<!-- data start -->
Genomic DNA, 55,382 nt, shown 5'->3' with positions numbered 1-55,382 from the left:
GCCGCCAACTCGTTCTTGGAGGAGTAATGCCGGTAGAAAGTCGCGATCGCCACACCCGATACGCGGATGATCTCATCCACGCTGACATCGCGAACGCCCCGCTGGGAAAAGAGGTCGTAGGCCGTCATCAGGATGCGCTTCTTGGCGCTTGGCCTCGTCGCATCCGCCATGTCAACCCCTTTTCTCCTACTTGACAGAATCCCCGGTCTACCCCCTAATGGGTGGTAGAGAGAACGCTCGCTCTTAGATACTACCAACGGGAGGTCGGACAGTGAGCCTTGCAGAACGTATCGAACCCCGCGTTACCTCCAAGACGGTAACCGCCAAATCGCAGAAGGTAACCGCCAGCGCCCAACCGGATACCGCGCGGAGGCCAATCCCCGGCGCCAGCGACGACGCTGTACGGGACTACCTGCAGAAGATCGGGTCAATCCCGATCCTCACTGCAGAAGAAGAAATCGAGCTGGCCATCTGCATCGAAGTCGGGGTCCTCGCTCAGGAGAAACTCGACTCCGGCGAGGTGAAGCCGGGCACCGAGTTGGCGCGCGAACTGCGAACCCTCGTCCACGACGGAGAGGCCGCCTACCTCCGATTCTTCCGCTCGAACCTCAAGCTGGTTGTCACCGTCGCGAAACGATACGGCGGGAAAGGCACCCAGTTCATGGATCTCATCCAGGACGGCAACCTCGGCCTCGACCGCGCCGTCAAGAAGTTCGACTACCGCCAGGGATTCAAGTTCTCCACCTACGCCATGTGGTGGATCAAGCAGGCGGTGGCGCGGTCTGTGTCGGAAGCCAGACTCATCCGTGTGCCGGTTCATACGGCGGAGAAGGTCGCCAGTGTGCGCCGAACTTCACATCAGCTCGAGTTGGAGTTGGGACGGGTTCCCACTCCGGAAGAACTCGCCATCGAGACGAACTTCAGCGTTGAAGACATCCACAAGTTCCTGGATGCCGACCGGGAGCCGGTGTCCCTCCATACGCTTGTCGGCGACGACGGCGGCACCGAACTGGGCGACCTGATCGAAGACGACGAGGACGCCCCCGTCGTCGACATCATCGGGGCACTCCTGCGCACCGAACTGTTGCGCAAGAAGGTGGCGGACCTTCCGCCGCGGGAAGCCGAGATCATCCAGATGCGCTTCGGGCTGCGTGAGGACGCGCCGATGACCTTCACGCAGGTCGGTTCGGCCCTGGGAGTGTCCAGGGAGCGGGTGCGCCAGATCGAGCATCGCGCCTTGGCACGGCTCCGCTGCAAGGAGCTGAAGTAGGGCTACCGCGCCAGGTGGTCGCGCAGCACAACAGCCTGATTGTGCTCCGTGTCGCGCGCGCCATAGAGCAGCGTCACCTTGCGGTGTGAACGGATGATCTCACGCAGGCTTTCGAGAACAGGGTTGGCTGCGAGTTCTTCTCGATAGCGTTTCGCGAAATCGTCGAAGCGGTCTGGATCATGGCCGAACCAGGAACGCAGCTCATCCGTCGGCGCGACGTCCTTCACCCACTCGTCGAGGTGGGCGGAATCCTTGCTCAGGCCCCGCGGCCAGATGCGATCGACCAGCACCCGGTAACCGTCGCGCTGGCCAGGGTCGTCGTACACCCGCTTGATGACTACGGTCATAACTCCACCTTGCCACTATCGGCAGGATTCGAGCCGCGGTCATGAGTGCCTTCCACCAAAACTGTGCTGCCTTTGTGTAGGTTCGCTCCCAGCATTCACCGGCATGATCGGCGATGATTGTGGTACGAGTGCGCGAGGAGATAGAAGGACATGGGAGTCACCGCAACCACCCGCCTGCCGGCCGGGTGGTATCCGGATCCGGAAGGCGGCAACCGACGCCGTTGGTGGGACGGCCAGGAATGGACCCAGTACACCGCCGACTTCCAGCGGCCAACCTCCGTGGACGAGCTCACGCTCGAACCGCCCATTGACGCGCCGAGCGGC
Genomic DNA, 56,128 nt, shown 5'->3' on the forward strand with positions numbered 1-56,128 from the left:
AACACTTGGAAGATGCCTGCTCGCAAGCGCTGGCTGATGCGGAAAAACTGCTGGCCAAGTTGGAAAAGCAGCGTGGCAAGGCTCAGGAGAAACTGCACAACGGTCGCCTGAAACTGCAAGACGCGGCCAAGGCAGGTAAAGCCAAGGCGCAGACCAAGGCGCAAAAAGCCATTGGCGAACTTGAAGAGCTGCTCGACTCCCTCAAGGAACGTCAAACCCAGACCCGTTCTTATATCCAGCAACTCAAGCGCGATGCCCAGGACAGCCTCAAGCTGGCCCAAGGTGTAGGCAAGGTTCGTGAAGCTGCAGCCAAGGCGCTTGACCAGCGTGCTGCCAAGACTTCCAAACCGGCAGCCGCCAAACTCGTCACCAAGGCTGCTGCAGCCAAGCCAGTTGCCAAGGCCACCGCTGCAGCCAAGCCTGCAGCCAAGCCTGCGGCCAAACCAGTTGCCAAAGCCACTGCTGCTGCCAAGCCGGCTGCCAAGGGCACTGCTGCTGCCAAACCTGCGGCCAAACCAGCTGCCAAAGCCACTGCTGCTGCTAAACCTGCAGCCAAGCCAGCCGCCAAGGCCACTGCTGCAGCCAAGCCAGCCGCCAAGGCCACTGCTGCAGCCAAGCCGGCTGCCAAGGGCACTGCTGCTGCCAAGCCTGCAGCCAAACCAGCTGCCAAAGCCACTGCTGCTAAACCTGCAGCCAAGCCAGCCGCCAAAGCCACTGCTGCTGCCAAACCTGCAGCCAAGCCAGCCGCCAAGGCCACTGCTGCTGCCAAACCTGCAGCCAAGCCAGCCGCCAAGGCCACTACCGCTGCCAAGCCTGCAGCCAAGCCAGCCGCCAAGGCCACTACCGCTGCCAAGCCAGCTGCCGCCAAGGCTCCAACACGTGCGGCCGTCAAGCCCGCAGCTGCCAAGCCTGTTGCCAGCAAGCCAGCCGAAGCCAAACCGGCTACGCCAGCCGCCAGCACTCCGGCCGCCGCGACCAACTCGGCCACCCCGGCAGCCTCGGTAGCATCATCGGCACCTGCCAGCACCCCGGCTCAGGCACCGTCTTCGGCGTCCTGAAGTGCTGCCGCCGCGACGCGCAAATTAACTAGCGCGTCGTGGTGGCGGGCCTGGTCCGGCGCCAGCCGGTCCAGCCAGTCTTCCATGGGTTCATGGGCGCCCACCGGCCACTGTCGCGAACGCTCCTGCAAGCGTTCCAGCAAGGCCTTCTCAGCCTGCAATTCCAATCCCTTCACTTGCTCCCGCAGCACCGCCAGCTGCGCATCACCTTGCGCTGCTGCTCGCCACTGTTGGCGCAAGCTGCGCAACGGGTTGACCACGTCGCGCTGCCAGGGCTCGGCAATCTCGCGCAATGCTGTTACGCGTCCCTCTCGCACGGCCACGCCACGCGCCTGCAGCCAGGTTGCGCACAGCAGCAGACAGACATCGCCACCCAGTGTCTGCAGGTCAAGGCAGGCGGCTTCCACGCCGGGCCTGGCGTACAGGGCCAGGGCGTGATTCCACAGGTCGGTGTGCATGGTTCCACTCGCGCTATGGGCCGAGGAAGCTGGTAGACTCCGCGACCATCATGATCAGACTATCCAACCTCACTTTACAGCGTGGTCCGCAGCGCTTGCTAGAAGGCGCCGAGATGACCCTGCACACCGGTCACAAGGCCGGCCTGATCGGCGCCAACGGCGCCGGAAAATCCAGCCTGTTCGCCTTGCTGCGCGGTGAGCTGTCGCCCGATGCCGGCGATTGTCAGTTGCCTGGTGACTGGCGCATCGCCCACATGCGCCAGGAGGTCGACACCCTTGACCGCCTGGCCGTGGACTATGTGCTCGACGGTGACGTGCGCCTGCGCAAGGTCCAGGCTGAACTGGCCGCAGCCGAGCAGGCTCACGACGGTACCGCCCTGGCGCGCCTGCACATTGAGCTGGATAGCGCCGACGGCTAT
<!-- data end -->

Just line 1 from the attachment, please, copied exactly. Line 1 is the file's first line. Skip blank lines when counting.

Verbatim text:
Genomic DNA, 55,382 nt, shown 5'->3' with positions numbered 1-55,382 from the left: